This was originally posted on my old blog on 29 November 2014
I am continually astonished at how, around me, I see people fail to identify children as fellow human beings. Teachers and parents routinely talk to and treat under-eighteens in a way they would never, in their wildest dreams, dare to treat people the same age as them or older. Adults approach young people from a position of “I should control you” rather than a position of respect for their self-determination as starting point, with interventions and interference a regrettable necessity (and I believe when children are not in their teens yet respectful control is neccessary – they must be secure in the knowledge that you’ve “got them” and ambiguity on your part is disastrous, but that’s another story). Societal rules made to try to avoid problems encountered in the past savage the rights of those under the age of eighteen. A child in this country can’t even seek advice or help without their parents being notified. How helpful is that, if your overwhelming problem is that you feel your parents control and monitor your every move? Surely even the act of asking for help is a private matter, can nobody understand the depth of violation it is to force people to share that?
I believe cases where teenagers are depressed, or do dangerous or reckless things, should always first be inspected for a sense of lack of control over their own lives.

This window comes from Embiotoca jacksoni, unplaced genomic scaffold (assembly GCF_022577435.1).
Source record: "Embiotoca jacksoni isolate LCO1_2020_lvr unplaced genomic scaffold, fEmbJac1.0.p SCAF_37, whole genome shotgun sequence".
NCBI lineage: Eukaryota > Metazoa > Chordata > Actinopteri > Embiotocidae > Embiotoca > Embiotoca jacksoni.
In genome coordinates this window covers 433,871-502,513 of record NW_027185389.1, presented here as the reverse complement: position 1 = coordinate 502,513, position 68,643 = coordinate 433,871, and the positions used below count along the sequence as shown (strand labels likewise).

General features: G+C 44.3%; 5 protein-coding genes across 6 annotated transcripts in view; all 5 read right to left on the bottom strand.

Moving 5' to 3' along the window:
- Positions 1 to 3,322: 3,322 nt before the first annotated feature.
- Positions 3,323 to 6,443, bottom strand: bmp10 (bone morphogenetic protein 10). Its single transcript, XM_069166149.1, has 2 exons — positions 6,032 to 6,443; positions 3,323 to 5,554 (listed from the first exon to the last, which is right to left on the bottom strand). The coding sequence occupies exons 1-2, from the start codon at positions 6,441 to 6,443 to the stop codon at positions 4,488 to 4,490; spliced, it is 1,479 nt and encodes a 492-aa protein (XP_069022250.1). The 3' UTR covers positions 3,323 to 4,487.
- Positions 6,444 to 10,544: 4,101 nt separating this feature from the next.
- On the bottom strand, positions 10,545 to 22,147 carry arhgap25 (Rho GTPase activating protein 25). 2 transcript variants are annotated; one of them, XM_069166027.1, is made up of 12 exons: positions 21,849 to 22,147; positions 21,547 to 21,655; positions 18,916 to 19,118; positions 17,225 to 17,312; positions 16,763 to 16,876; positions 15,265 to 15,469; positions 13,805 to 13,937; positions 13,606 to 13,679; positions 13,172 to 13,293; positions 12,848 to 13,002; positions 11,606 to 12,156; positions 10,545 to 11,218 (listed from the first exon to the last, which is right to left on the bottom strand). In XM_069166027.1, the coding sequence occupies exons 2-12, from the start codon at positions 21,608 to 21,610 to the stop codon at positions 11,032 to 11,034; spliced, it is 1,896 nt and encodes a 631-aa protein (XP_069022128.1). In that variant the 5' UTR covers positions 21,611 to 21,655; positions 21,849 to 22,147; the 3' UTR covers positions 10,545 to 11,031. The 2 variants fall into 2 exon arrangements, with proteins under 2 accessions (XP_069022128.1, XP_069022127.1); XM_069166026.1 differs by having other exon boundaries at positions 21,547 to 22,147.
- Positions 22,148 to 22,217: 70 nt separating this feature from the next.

I also believe that too many teenagers show the same staggering contempt for their parents, not viewing them as fellow human beings but instead thinking of them as something else, somehow. Some kind of other species. As much as your parents may have contributed to that view by casting themselves in such a role, here’s a piece of advice: overcoming that skewed view of your folks is called growing up.
If you want to be treated with respect, then treat your parents with respect. And with respect, I mean understanding that they are fellow human beings who are doing their best, who are living life to the best of their ability. Yes, people do exist who take pleasure from others’ misery, but chances are your parents are not among those twisted people, and in the rare case that they are, your understanding of the brokenness involved will be a foundation stone of the solution.
If you want your parents to realise and understand the pain or frustration they cause you with certain actions, then grow up and truly try to understand what your actions do to them. I am generally a very strong person, but let me tell you, my children are like a raw nerve connected straight to my heart. Nothing can either paralyse or move me like a threat to their wellbeing. Have you ever stood somewhere with all your weight on one foot, and someone came up and pushed behind your knee? That sudden collapse gives you some idea of what it feels like: you can have walked through fire in your life and think you can handle anything, then someone somehow reaches your children and you are nothing.
Especially if you are still living in your family home, you are like your parents’ hearts, walking around outside. Of course they’re nervous, anxious, because nothing can hurt them like seeing you get hurt. Imagine if you can let them know you understand that, as a starting point in a conversation about more freedom, more trust to be responsible out of their sight. Imagine how much more willing they may be to give you freedom if they know you understand what it costs them to do so.
If you want your parents to be kind to you, to do nice things for you, why don’t you start. Say one nice thing to your parent every day, and mean it. Think of one kind thing you can identify that you truly believe about them. And if you go: “I can’t think of a single nice thing to say about my parent”, get help.